Notice that the Christian and his art have a place for the minor theme because man is lost and abnormal and the Christian has his own defeatedness. There is not only victory and song in my life. But the Christian and his art don’t end there. He goes on to the major theme because there is an optimistic answer. This is important for the kind of art Christians are to produce. First of all, Christian art needs to recognize the minor theme, the defeated aspect to even the Christian life. If our Christian art only emphasizes the major theme, then it is not fully Christian but simply romantic art. … Older Christians may wonder what is wrong with this art and wonder why their kids are turned off by it, but the answer is simple. It’s romantic. It’s based on the notion that Christianity only has an optimistic note.

According to Schaeffer, Kinkade’s work does not equal fully Christian art (despite his personal faith and large Evangelical fan base). Kinkade’s work equals romantic art. And a helpful side note here is that this sort of false optimism typically doesn’t connect with younger people. But not just young people, also folks who know they are struggling, those who don’t always see the world through rose colored glasses, men and women who at times feel defeated and need their pain addressed before they can have hope. Artists like Kinkade step over the corpses of reality with their eyes averted and nostrils pinched while heading toward escapist sentimentalism. Ironically such fantasies can’t give us hope, only perverted versions of hope, and it’s too bad so many Christians promote this sort of safe family-friendly art.

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A scene from “Thomas Kinkade’s Christmas Cottage,” a 2008 direct-to-video biopic, starring Jared Padalecki as Kinkade, seen here walking past one of his own paintings.

But let’s not ignore the flipside to the equation. What about artists who dwell only on the minor themes? Isn’t that nihilistic? Isn’t cynicism equally dishonest? Schaeffer anticipates these questions:

It is possible for a Christian to so major on the minor theme, emphasizing the lostness of man and the abnormality of the universe, that he is equally unbiblical. There may be exceptions where a Christian artist feels it his calling only to picture the negative, but in general for the Christian, the major theme is to be dominant—though it must exist in relationship to the minor.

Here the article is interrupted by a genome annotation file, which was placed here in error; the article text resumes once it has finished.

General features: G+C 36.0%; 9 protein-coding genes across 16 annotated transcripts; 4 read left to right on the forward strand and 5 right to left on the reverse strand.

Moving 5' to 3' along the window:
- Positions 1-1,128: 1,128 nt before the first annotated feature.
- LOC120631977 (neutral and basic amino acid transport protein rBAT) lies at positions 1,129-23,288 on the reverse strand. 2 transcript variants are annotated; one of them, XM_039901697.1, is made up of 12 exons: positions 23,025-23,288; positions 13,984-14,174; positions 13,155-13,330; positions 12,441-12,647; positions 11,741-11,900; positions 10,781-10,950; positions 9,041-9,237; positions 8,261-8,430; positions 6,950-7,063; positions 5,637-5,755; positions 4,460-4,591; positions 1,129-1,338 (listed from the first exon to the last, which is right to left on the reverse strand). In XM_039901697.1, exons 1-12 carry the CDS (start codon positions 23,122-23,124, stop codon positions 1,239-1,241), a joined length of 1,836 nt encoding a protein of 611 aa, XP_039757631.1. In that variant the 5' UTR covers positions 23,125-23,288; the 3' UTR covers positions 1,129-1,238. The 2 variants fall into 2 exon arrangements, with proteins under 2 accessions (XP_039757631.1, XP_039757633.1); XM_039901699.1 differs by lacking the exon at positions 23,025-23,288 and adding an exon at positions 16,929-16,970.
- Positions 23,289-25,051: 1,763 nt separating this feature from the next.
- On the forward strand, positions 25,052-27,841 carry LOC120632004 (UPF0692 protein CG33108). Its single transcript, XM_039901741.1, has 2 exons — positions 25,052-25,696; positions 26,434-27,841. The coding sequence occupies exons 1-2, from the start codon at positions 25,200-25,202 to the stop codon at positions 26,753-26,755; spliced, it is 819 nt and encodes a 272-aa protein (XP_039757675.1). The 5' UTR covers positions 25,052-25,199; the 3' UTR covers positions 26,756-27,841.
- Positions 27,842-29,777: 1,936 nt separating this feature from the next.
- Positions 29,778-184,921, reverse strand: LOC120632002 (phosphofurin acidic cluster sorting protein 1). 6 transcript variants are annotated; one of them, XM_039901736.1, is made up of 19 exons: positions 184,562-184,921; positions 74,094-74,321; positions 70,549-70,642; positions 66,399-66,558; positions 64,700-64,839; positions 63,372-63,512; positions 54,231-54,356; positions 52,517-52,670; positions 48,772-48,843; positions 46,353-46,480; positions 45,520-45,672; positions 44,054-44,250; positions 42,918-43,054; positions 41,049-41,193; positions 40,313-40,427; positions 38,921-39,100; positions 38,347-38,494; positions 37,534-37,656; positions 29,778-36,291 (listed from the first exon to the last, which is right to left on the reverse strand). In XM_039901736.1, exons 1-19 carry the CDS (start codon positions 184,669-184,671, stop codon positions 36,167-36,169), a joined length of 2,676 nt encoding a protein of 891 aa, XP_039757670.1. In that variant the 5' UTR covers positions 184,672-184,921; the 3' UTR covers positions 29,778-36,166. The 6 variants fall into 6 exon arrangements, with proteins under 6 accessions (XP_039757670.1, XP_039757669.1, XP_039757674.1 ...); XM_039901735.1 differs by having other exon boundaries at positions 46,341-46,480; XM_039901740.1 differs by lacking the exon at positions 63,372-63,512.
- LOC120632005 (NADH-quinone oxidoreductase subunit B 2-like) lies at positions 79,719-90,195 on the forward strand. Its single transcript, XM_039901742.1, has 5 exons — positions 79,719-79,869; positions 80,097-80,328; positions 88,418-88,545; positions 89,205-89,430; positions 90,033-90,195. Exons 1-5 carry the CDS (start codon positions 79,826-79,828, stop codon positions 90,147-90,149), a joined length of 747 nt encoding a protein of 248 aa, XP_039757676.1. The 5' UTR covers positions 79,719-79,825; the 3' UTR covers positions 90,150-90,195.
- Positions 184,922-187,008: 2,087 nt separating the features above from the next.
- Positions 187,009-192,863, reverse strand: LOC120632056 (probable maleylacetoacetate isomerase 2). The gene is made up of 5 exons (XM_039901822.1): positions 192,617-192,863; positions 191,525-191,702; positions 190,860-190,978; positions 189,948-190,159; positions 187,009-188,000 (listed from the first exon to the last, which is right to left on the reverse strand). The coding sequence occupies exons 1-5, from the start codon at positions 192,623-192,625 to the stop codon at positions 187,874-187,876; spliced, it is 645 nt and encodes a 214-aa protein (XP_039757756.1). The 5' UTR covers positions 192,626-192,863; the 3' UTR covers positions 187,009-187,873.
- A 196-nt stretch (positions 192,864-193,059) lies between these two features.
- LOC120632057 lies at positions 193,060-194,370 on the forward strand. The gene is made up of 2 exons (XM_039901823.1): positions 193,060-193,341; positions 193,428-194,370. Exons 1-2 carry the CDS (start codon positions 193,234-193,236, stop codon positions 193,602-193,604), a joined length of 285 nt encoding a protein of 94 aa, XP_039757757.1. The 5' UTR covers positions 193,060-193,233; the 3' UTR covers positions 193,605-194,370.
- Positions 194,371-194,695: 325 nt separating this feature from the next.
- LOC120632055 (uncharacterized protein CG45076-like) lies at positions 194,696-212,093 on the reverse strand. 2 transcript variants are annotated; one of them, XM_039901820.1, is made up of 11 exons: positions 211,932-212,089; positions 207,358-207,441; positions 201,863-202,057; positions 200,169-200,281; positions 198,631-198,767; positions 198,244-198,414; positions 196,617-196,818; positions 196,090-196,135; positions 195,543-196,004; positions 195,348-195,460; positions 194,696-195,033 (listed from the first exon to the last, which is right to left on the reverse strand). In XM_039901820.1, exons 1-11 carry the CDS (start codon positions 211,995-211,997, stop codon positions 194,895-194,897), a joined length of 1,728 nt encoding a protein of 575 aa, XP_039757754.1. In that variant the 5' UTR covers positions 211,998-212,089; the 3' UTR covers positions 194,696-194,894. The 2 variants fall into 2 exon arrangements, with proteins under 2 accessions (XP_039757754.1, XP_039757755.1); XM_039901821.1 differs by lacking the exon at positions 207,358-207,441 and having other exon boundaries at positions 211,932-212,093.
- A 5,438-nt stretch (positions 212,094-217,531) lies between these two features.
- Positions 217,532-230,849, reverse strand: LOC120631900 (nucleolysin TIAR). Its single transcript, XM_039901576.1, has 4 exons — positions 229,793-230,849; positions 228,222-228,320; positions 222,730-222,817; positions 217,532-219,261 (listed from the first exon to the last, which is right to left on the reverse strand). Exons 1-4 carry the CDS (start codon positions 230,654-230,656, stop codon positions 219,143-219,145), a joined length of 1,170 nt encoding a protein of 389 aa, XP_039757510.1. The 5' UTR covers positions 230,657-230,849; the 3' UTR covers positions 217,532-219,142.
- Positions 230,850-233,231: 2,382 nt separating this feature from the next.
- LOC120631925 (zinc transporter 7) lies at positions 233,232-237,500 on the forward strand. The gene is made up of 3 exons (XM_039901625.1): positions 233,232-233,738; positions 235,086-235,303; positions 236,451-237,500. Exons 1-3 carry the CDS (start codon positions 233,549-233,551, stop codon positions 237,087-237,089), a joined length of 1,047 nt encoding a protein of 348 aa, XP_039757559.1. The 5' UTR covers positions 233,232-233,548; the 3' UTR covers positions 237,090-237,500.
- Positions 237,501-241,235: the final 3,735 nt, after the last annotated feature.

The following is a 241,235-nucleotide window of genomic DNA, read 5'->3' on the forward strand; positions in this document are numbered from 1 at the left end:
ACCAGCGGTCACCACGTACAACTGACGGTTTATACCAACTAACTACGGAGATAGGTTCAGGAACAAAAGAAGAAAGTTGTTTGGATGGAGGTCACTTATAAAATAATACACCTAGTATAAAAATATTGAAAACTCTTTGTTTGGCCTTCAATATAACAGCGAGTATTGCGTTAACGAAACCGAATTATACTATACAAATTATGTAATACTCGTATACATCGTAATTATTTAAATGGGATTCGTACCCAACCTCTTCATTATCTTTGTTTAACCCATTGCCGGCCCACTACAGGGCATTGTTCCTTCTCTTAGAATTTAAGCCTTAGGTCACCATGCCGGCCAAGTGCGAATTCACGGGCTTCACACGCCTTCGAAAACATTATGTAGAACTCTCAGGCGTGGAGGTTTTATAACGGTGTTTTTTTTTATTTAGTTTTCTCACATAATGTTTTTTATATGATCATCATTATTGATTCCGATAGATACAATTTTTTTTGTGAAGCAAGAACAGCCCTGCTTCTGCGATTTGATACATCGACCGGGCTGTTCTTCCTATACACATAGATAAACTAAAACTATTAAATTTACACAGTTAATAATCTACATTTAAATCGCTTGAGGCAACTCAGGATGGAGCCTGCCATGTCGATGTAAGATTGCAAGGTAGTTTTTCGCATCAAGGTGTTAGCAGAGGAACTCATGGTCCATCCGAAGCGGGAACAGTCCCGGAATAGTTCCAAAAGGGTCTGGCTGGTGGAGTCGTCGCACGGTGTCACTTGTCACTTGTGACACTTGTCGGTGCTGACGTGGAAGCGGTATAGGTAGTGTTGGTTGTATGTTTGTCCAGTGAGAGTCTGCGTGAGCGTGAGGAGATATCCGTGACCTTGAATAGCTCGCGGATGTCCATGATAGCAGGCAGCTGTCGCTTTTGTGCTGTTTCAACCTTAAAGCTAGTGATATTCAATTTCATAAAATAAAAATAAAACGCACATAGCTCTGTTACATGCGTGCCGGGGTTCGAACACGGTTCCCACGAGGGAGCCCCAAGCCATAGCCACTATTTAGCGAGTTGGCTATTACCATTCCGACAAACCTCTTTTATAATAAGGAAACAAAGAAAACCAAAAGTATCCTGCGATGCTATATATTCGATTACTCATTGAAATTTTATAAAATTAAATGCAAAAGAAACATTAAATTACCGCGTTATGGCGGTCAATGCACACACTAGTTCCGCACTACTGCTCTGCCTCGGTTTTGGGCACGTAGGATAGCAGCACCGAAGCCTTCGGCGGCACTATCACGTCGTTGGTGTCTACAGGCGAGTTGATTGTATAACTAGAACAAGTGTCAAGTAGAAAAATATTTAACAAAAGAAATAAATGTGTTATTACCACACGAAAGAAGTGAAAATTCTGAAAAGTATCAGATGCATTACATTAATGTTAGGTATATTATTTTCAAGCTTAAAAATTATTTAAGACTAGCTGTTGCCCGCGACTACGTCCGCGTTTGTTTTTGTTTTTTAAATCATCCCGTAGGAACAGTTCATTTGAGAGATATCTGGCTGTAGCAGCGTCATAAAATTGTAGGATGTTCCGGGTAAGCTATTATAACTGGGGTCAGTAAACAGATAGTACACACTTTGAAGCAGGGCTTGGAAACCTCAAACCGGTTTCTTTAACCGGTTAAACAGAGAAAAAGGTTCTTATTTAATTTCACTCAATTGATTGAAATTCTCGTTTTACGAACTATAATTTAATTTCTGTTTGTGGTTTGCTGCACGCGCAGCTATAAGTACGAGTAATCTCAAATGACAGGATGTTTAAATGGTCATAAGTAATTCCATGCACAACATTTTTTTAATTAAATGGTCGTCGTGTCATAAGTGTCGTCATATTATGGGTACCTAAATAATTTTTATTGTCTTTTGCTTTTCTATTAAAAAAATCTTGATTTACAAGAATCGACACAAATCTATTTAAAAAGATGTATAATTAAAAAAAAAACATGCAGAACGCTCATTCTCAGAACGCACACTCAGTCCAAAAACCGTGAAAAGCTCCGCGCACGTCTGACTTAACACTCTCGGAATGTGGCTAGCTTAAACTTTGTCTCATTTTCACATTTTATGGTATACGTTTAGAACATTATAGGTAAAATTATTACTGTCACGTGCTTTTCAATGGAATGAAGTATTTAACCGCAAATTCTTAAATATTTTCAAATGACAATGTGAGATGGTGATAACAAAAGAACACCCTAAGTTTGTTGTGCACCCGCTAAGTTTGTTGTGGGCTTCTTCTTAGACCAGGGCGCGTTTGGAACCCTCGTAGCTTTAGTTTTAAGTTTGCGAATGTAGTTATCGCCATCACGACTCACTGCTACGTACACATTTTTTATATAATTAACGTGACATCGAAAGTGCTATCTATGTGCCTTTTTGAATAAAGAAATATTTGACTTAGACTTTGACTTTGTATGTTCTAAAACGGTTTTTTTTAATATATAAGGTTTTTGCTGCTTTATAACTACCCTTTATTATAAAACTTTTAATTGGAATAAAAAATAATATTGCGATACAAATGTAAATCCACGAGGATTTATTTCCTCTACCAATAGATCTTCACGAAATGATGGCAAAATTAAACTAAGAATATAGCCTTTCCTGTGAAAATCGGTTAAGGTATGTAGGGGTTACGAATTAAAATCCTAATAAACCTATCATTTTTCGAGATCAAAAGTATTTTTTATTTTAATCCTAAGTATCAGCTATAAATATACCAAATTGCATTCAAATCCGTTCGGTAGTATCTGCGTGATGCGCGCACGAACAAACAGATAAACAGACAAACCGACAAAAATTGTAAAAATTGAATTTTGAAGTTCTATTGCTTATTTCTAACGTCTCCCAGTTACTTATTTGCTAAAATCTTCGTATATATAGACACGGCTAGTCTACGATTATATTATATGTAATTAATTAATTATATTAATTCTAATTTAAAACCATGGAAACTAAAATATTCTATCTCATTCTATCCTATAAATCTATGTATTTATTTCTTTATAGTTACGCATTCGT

In other words, good news ought to be the final word. While brokenness and guilt are equated with minor themes, the gospel most closely parallels the major. We need both to proclaim hope—joy beyond the sorrow. Joy is privileged, but it can’t stand alone. This is something Kinkade unfortunately never seemed to understand because his opinion of humanity and the world (at least the one on display for the world to see) was too enthusiastic to ring true with ordinary sufferers:

There are, of course, some works of modern art which are optimistic. But the basis for that optimism is insufficient and, like Christian art which does not adequately emphasize the minor theme, it tends to be pure romanticism. These artists’ work appears dishonest in the face of contemporary facts. …

There is a parallel in our conversation with men. We must present both the law and the gospel; we ought not end with only the judgment of the law. Even though we may spend most of our time on the judgment of the law, love dictates that at some point we get to the gospel. And it seems to me that in the total body of his work the artist somewhere should have a sufficient place for the major theme.

Schaeffer does a much better job explaining what I was attempting to explore with Kinkade’s art and life. Art that rings true—art that Christians ought to embrace—needs to in some way address both the minor and major themes of life. Perhaps this point isn’t imperative for a single piece of artwork, but in an artist’s full body of work over a lifetime, to have one theme without the other is either nihilism or sentimentalism. We shouldn’t applaud sentimental artists for safe aesthetics offering escapist fantasies. Truth and hope lie in light overcoming darkness, not ignoring it.

  Featured image: “Firelight Cottage” by Nathan Stillie.